Relief is the best word to describe the reactions from the rural hospital community in relation to the Feb. 21 announcement by the Centers for Medicare & Medicaid Services (CMS) that recovery auditors will stop requesting medical records.
Brock Slabach, vice president of the National Rural Hospital Association (NRHA), joined the March 3 Monitor Monday broadcast and shared the overall reaction of rural hospital leaders and staff in addition to several worrisome challenges ahead.
“NRHA was pleased to hear the decision by CMS to delay the implementation of the program,” he said. “We feel that the challenges that rural hospitals have in many different areas lead to disproportionate burdens on our facilities, and these burdens revolve around several things.”
For rural hospitals as well as non-rural hospitals, fulfilling the RAC’s ADR requests requires time and effort. Processing these requests is “incredibly burdensome” for those who deal with the ADRs and appeals preparation, Slabach noted.
In addition to ever-present cash management problem, there’s the upcoming ICD-10 conversion and meaningful use thresholds, which will also be burdensome for rural hospitals.
“Certainly the reimbursement problems in general that rural hospital have to contend with could lead to a real cataclysm for our facilities,” said Slabach. “The average loss for rural hospital is -7.6 percent … there’s not a lot of margin left to withstand variations in payment for facilities.”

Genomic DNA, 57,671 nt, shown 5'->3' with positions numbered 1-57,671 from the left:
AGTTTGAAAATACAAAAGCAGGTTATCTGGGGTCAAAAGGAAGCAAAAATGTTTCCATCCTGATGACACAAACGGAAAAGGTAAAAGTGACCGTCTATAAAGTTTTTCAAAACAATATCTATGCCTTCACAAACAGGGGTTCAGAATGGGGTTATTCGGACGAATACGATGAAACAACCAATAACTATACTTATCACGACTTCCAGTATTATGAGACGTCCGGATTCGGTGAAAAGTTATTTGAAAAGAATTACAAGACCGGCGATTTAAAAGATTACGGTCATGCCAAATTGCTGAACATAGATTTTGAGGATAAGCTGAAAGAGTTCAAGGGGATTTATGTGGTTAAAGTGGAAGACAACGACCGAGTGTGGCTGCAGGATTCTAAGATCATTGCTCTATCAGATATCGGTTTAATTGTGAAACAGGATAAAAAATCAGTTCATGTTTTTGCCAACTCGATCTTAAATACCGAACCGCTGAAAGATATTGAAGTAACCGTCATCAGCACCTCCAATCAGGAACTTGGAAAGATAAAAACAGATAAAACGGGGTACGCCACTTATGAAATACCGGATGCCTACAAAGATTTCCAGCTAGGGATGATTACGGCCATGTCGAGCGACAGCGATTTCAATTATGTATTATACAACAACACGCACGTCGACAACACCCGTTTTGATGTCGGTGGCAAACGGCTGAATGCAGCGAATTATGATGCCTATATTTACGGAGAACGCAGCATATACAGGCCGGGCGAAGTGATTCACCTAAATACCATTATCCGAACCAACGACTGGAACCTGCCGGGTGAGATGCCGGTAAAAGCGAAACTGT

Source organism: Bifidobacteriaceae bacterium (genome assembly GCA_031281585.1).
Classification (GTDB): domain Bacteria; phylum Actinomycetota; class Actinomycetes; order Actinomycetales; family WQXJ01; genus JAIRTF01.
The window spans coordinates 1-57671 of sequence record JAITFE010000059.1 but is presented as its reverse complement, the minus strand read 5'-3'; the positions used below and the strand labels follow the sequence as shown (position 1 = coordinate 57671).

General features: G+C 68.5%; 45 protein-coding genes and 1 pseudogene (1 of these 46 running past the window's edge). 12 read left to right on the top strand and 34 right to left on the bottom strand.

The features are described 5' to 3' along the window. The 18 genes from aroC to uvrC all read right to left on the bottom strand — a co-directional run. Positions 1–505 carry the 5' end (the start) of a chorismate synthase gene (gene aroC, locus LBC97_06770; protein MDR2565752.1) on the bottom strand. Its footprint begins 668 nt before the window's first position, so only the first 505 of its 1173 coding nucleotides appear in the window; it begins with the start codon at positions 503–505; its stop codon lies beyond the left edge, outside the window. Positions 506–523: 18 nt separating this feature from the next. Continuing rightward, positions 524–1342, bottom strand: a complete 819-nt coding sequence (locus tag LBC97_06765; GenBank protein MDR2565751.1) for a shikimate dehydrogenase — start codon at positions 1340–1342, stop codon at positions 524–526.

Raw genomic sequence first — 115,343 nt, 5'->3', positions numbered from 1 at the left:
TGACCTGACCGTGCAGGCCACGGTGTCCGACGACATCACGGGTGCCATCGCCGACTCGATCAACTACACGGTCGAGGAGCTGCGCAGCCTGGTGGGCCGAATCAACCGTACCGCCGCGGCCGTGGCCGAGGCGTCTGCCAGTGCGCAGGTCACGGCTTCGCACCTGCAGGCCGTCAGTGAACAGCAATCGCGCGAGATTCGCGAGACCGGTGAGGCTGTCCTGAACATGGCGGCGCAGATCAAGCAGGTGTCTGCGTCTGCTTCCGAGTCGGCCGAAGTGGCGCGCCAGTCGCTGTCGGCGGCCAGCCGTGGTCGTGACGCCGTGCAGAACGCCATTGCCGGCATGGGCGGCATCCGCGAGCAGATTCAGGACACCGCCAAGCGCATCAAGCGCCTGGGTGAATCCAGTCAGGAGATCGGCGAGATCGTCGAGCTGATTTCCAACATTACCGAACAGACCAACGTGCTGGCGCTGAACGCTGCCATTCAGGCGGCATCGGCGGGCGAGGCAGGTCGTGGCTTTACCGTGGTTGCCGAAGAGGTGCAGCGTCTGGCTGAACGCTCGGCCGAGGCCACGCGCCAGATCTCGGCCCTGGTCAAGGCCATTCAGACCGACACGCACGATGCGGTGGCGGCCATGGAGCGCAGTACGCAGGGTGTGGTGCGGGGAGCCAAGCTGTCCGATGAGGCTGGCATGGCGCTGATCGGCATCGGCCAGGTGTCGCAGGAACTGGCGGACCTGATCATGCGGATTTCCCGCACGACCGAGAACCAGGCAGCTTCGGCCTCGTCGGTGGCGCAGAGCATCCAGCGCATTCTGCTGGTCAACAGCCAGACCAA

In addition to the fact that cash is tight for critical access hospitals (25 beds or less), PPS hospitals are threatened with the disproportionate share hospital (DSH) reductions that the Affordable Care Act mandated. The Medicare-dependent hospital payment and the low-volume hospital adjustment expire on March 31—less than a month away, and Slabach said that the NRHA is working with Congress to ensure that the program is extended past April 1.
“When we look at the reimbursement cliffs coming up, the news that we are not going to have the RACs intervening with continued processes after February 28 is very, very welcome news to us,” he said. “It’s certainly a silver lining in terms of some of the many grave and pressing problems that we have to face in our rural communities.”
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Janis Oppelt is the editorial director of MedLearn Publishing, a division of Panacea Healthcare Solutions, Inc.
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